OMAHA, Neb. (AP) — CSX reported a 24% drop in the railroad’s third-quarter profit Thursday as it hauled 2% less freight, but the CEO said customers are noticing that its trains are running more smoothly.
The Jacksonville, Florida-based railroad said it earned $846 million, or 42 cents per share, in the quarter. That’s down from $1.1 billion, or 52 cents per share, a year ago. The results fell just short of the 43 cents per share that Wall Street was expecting, according to a survey of analysts done by FactSet Research.
The railroad’s results show a mix of demand across various industries with a strong 19% jump in auto shipments and 9% growth in coal carloads nearly offsetting weak demand for consumer products and agricultural shipments. CSX improved the speed of its trains to an average of 17.6 mph in the quarter from 15.8 mph a year ago showing that its network was operating smoothly.
“Over the third quarter, our efforts centered on delivering the reliable customer service that has allowed us to remain resilient and successfully maneuver through mixed markets,” said Joe Hinrichs, CSX president and chief executive officer.
Hinrichs said customers are noticing that the railroad’s service has been consistently better over the past year, and that is opening the door to more conversations about increasing the amount they ship on the railroad. By most measures, CSX’s performance is even better than it was before the pandemic.
“The reality is the railroads have not provided a consistent reliable service product to customers over time,” said Hinrichs, who joined the railroad a year ago. CSX is working to fix that. “Our commitment to them is not only to have class leading service, but to do our best to be repeatable and to be consistent.”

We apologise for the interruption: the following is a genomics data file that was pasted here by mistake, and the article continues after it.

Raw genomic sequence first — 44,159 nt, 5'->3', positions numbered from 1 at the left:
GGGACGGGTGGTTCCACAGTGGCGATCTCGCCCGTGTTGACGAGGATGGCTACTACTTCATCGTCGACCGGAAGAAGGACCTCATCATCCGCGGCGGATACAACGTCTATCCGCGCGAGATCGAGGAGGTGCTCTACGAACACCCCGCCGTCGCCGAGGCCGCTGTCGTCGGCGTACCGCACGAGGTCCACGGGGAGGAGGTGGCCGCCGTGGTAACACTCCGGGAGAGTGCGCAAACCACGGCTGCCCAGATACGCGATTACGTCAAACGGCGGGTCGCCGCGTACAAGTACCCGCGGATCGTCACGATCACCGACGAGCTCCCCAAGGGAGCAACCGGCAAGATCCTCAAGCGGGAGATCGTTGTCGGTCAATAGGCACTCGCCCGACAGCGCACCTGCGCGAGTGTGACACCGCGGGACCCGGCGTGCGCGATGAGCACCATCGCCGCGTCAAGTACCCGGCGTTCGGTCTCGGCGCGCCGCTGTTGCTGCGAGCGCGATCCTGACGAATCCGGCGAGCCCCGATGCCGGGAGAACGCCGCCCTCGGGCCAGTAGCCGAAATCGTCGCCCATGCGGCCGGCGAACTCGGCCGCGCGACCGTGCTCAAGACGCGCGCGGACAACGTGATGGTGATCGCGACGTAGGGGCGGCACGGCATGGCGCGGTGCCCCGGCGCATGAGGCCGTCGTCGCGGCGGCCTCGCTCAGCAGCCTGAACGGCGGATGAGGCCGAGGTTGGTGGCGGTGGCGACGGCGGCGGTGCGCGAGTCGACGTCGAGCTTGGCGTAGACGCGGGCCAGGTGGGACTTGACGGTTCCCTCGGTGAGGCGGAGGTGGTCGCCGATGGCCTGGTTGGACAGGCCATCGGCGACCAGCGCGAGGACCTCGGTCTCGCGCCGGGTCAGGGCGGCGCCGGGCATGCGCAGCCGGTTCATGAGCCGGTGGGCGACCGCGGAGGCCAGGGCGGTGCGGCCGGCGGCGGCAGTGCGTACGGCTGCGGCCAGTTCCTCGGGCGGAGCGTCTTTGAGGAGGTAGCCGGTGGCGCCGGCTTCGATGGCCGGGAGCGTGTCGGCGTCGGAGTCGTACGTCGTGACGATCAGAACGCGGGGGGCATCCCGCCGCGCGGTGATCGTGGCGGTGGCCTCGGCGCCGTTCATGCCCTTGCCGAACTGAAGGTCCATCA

Revenue declined 8% to $3.57 billion at CSX as fuel surcharges and export coal prices both declined and shipments of the imported goods consumers want declined.
CSX’s new Chief Operating Officer Mike Cory said the railroad noticed an uptick in injuries and accidents involving new employees this year, so CSX increased the length of training new conductors receive and recruited a network of mentors to help teach them the craft after they finish their initial training. Three CSX employees have died on the job since June, prompting unions to call for better training and a review of the use of remote-control locomotives.
CSX said its expenses declined 2% to $2.28 billion.
CSX is one of the nation’s largest railroads, operating trains on more than 20,000 miles (32,000 kilometers) of track in 23 Eastern states and two Canadian provinces.